Saturday night at Metro… I have a creeping feeling that’ll be the start of half of my dusty old fart nostalgic stories. Always a great time, this one no different. The crowd was packed in tight, butting right up against the naked stage (no press pit :/), doing what they could to prepare themselves for the hot piss and vinegar slinging act named Black Pistol Fire. I’ve seen these two feral cats play live twice before and, speaking from experience, I was personally worried for people standing within spitting distance of the stage.
Austin-based shredtress Emily Wolfe took the stage to open and wasted no time in establishing her dominance. Her powerful voice brought us to our knees as she liquefied and displaced our facial skin with her kerosene-soaked guitar licks. She took us on a journey, hitting airy, soaring highs before slowing down time to a near-crawl and diving into deliciously rudimentary, drawn out palm-muted sections. Emily is a solo musician, but was touring with a drummer and bass player, who kept up. The trio played tightly together, but it was no mystery who the star of the show was.
My one and only gripe, aside from the ridiculously over-the-top lighting, was that her methodical, calculated stage presence stood in contrast to her greasy, gritty, offensive style of playing. At times, it seemed like she hid behind her wall of dark hair. She moved around the stage like someone with sunburns on the bottom of their feet—gingerly, if at all. I know it’s about the music, not the flair, and Emily’s music does more than enough to counter-balance this, but at the same time, I felt like screaming, “Hey, move around a little!” Her concision of movement could, in part, be blamed on the megalithic drum set that lay waiting for Eric Owen’s impending beatdown, which took up nearly a third of the large stage.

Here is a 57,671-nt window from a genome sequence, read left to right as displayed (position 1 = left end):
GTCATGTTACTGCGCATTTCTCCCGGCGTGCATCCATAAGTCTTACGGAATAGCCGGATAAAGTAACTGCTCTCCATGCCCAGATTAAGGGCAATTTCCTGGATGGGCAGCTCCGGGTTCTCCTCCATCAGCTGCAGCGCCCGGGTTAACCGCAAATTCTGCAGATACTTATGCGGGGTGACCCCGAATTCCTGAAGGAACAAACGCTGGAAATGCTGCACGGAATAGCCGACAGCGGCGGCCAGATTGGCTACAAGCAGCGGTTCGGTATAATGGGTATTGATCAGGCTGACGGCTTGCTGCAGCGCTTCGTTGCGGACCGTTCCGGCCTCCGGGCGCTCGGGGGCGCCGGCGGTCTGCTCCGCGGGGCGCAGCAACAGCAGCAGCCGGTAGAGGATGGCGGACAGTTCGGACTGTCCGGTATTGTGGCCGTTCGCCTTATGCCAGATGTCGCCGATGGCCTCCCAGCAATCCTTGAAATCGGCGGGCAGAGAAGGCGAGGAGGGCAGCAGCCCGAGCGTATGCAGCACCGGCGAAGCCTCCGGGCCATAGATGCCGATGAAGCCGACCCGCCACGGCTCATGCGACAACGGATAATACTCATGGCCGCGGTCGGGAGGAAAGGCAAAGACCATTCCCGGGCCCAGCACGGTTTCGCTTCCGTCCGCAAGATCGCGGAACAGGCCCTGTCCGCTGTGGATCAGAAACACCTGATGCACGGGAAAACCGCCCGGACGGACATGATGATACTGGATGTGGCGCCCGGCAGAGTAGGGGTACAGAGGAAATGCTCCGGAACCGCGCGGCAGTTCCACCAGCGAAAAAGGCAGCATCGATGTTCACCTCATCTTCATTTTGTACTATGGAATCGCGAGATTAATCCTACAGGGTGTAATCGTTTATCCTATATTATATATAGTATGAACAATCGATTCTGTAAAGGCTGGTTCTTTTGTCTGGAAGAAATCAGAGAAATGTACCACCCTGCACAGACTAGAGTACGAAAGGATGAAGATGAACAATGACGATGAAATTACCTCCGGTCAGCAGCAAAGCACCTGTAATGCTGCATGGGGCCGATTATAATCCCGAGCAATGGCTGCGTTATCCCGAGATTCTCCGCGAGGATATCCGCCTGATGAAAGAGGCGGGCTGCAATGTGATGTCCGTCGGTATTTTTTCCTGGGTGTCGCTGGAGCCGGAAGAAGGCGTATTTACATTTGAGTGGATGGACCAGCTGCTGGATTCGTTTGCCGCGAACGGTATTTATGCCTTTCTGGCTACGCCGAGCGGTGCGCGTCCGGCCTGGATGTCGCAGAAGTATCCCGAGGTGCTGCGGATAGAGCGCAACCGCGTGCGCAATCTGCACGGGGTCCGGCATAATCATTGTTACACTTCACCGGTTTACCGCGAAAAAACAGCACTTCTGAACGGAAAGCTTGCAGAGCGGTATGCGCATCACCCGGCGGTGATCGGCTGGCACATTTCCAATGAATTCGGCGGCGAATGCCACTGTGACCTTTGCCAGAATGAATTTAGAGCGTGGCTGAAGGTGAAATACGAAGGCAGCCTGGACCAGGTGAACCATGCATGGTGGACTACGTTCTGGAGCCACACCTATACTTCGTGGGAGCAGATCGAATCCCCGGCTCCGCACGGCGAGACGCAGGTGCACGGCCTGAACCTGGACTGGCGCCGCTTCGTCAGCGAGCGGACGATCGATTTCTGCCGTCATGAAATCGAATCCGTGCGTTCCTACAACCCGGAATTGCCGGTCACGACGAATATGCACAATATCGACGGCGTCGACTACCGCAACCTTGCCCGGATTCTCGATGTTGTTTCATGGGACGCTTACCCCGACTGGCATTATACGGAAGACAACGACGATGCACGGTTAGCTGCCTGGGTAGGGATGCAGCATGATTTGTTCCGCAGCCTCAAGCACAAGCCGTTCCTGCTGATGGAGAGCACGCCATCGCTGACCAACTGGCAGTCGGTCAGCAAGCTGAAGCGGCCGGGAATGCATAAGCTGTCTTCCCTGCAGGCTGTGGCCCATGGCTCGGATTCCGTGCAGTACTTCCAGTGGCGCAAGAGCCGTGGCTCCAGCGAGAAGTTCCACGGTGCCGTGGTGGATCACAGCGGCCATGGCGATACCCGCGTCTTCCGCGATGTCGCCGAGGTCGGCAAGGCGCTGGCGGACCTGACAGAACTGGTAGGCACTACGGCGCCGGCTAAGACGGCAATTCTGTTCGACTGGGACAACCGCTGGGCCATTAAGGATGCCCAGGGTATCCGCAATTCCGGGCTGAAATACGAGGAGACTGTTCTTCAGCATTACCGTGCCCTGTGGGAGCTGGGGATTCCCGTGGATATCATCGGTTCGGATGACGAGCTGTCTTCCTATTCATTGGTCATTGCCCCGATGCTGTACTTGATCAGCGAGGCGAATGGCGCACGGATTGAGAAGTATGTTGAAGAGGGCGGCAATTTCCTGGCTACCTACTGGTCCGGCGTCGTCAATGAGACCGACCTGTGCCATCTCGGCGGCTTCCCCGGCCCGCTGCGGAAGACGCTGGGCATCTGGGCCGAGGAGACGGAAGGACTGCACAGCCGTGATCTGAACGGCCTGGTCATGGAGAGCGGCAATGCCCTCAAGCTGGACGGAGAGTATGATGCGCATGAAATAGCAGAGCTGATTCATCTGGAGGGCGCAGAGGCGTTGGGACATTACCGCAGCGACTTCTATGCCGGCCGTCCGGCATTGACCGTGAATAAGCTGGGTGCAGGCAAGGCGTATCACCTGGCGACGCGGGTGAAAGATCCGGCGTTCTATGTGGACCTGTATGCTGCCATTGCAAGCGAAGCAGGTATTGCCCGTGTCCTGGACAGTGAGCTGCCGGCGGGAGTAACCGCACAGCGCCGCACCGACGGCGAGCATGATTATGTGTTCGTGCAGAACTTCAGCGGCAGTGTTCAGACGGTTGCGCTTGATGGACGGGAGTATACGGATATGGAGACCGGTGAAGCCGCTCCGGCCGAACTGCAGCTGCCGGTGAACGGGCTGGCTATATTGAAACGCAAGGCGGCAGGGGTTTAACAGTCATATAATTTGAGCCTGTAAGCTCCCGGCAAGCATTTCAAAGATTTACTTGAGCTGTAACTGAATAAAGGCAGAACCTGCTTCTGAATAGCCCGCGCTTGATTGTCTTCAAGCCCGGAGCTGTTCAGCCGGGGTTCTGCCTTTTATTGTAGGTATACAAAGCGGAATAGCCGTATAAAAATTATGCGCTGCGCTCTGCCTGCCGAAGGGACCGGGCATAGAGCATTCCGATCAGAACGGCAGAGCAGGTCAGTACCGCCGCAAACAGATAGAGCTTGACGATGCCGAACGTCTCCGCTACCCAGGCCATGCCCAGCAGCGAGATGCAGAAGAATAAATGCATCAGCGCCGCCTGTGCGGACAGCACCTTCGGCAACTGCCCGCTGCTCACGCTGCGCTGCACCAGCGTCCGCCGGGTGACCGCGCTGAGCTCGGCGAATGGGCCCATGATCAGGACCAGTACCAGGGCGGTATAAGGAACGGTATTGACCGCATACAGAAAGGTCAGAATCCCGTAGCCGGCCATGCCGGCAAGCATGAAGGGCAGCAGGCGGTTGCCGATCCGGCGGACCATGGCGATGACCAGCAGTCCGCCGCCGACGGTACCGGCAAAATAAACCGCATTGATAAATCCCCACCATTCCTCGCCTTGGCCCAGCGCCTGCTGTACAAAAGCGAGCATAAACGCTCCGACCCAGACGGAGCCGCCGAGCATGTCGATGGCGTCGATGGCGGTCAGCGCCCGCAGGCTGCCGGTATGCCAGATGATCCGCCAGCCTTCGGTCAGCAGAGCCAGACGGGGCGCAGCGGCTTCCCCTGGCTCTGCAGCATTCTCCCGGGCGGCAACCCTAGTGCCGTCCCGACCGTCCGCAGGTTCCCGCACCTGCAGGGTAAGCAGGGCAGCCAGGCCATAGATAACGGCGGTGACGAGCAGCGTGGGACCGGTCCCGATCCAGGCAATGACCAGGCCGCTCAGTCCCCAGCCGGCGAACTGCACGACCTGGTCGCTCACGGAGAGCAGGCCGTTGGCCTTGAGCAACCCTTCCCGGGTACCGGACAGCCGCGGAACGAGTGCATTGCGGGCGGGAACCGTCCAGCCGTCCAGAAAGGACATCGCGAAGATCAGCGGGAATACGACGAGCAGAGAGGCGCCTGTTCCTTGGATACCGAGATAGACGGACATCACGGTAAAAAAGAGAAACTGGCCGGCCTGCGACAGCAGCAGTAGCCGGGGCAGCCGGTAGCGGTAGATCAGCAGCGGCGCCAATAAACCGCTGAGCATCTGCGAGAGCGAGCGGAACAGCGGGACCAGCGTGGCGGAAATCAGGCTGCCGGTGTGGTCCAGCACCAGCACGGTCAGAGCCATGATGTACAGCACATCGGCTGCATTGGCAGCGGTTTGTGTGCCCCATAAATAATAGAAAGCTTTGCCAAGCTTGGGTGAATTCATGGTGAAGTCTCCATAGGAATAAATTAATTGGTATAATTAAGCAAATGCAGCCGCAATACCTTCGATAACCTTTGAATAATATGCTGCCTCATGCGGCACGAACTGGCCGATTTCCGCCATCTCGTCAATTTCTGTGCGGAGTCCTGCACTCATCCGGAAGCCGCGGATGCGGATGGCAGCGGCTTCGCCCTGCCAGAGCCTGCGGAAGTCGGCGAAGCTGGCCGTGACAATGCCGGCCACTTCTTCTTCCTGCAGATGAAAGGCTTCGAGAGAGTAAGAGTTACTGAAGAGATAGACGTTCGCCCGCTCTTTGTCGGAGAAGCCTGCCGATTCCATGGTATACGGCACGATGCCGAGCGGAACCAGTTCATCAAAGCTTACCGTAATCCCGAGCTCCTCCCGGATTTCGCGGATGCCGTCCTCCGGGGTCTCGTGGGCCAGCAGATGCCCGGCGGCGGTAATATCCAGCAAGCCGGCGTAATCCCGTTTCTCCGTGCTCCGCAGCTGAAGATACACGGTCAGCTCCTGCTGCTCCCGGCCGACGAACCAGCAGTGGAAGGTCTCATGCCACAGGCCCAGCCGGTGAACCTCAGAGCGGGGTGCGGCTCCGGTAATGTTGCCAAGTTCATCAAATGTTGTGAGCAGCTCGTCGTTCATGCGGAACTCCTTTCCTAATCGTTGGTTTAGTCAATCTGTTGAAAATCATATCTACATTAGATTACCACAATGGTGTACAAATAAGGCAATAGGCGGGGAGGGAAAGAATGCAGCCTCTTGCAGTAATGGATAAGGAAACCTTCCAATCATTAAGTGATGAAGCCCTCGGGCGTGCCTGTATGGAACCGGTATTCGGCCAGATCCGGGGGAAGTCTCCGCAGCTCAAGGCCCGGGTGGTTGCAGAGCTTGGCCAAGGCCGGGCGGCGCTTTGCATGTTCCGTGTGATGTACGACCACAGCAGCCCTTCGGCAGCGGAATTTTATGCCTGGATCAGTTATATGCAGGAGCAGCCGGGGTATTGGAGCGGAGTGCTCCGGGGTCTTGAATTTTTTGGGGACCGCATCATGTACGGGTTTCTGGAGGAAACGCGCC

She closed her set with a speedy cover of Motörhead’s “Ace of Spades,” which, although paired with those goddamn seizure-inducing lights, was a hit. The crowd ate it up. All of the bullshit nitpicking aside, Emily played a hell of a show and is a musician I’ll keep my eyes and ears on for the foreseeable future. I have a feeling she’ll be kicking it around for quite a while. Listen to her self-titled February release here.
It wouldn’t be a Finn Hewes Metro Article ™ without doing a little dick sucking, so here it is: Metro’s audio is so solid. Every time, without fail. That bald guy with the beard (you know the guy) holds it down night in and night out. The mix is always mwwwah :* perfecto. It’s as loud as it can be without deafening the first three rows. Consider that within the context of an ornately beautiful picture-framed stage and a convenient location in a bustling part of the city, with a sleazy hot dog stand right across the street, its flashing lights a beacon of salvation for the stoned, drunk, and tired post-concert audience, and Metro may be my favorite venue. In Chicago and maybe even of all space-time. But guys, guys, really—you gotta fix those cracked out lights. Just take it easy. Moving on.
As we anxiously waited for Black Pistol Fire to take the stage, the grips frantically raced to batten down the hatches. The cloak was removed from the massive drum kit. I’ve never seen so many sandbags holding down a kick. I’d hate to be Eric Owen’s insoles. Their setup was almost absurd in its grandeur. Kevin McKeown’s literal wall of guitar amps deserve the slowest, most pregnant of cat calls. With 4 Fender beauties strung through various effect pedals and vintage mics, he probably didn’t even need to tap into the venue’s system. But hey, when you’ve got it, you’ve got to flaunt it. These amps were carefully adjusted so as not to interfere with each other—a balancing act no less impressive than those rock towers that yoga people stack up in scenic mountain lake photos seen on corporate desktops, approaching the rock medium in a less literal sense.